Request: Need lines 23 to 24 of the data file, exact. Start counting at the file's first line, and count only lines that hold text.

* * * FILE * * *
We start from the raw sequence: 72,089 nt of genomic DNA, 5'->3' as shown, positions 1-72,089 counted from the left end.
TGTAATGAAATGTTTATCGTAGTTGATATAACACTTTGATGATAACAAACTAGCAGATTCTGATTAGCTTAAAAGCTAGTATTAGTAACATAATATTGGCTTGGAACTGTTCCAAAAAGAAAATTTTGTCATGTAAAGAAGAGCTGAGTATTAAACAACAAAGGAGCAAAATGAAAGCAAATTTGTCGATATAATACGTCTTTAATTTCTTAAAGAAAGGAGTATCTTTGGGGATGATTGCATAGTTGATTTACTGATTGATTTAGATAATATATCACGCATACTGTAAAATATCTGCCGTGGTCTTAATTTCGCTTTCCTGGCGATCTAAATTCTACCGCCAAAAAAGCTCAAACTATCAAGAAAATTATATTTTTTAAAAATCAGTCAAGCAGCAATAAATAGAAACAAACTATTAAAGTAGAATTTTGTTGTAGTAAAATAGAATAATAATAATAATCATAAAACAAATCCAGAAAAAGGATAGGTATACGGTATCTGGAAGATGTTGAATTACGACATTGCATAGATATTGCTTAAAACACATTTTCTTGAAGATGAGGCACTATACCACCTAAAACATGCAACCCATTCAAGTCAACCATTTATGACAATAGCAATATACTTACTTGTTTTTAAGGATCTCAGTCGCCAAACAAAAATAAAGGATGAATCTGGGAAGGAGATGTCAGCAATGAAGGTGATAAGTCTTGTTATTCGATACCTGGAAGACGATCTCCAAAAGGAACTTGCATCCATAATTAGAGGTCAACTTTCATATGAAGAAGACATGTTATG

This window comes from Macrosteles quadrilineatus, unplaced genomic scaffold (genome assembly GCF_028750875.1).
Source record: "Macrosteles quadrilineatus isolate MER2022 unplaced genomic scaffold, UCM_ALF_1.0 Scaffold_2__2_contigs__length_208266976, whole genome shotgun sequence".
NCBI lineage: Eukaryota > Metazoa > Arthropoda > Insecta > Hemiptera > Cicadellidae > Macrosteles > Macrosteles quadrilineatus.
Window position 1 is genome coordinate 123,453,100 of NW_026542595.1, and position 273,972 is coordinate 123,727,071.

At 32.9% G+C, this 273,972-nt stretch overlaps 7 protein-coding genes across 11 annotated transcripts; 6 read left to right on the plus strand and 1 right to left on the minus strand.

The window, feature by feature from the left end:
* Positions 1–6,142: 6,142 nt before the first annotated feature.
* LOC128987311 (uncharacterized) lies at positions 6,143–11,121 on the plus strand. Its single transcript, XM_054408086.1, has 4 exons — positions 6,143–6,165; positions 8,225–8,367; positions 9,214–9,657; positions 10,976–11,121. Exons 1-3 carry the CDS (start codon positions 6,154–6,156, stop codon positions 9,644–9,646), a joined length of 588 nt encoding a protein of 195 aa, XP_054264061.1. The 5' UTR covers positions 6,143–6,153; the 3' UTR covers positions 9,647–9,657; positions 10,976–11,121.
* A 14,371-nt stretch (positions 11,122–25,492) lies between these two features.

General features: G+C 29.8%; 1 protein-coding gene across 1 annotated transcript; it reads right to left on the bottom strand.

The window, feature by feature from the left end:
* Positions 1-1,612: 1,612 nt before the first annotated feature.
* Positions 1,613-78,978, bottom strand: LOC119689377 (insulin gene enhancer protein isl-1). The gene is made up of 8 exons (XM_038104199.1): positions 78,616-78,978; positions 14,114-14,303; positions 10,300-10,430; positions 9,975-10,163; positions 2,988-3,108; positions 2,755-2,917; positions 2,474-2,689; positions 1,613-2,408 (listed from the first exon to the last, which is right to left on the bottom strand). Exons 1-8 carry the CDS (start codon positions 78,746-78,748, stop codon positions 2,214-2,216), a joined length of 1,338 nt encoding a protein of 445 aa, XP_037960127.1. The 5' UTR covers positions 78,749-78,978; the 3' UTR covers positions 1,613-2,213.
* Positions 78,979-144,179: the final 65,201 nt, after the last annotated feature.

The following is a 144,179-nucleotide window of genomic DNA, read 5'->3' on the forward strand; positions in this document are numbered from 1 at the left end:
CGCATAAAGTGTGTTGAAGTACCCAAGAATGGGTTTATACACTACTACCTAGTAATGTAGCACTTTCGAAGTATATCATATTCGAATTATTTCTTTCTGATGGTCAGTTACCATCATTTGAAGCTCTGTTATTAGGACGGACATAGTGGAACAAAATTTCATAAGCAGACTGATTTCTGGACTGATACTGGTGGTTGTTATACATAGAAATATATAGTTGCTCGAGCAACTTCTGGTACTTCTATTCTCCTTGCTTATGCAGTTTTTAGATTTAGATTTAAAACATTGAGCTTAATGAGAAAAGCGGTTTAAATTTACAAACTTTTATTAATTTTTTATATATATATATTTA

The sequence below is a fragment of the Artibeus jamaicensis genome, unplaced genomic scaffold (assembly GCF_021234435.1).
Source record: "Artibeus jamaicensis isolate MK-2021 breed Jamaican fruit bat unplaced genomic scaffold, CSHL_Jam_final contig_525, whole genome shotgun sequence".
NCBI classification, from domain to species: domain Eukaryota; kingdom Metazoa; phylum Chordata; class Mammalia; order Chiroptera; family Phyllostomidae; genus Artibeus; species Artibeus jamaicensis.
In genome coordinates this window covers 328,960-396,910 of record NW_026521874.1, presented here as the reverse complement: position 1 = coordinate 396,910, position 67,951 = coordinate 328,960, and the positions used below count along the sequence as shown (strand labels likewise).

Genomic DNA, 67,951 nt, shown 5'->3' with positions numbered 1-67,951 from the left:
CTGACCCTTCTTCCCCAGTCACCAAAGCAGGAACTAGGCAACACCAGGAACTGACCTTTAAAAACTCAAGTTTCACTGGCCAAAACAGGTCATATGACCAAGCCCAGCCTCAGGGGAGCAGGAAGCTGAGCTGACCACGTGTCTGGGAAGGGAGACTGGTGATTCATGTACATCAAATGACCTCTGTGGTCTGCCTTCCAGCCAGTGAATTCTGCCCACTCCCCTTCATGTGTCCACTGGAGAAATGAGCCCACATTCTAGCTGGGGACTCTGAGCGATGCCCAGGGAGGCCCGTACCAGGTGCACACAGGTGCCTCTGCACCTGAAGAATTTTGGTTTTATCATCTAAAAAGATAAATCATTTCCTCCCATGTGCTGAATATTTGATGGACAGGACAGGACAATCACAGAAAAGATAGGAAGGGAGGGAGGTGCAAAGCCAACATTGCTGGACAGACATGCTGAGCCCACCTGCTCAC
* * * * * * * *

Genomic DNA, 67,951 nt, shown 5'->3' with positions numbered 1-67,951 from the left:
CTGACCCTTCTTCCCCAGTCACCAAAGCAGGAACTAGGCAACACCAGGAACTGACCTTTAAAAACTCAAGTTTCACTGGCCAAAACAGGTCATATGACCAAGCCCAGCCTCAGGGGAGCAGGAAGCTGAGCTGACCACGTGTCTGGGAAGGGAGACTGGTGATTCATGTACATCAAATGACCTCTGTGGTCTGCCTTCCAGCCAGTGAATTCTGCCCACTCCCCTTCATGTGTCCACTGGAGAAATGAGCCCACATTCTAGCTGGGGACTCTGAGCGATGCCCAGGGAGGCCCGTACCAGGTGCACACAGGTGCCTCTGCACCTGAAGAATTTTGGTTTTATCATCTAAAAAGATAAATCATTTCCTCCCATGTGCTGAATATTTGATGGACAGGACAGGACAATCACAGAAAAGATAGGAAGGGAGGGAGGTGCAAAGCCAACATTGCTGGACAGACATGCTGAGCCCACCTGCTCAC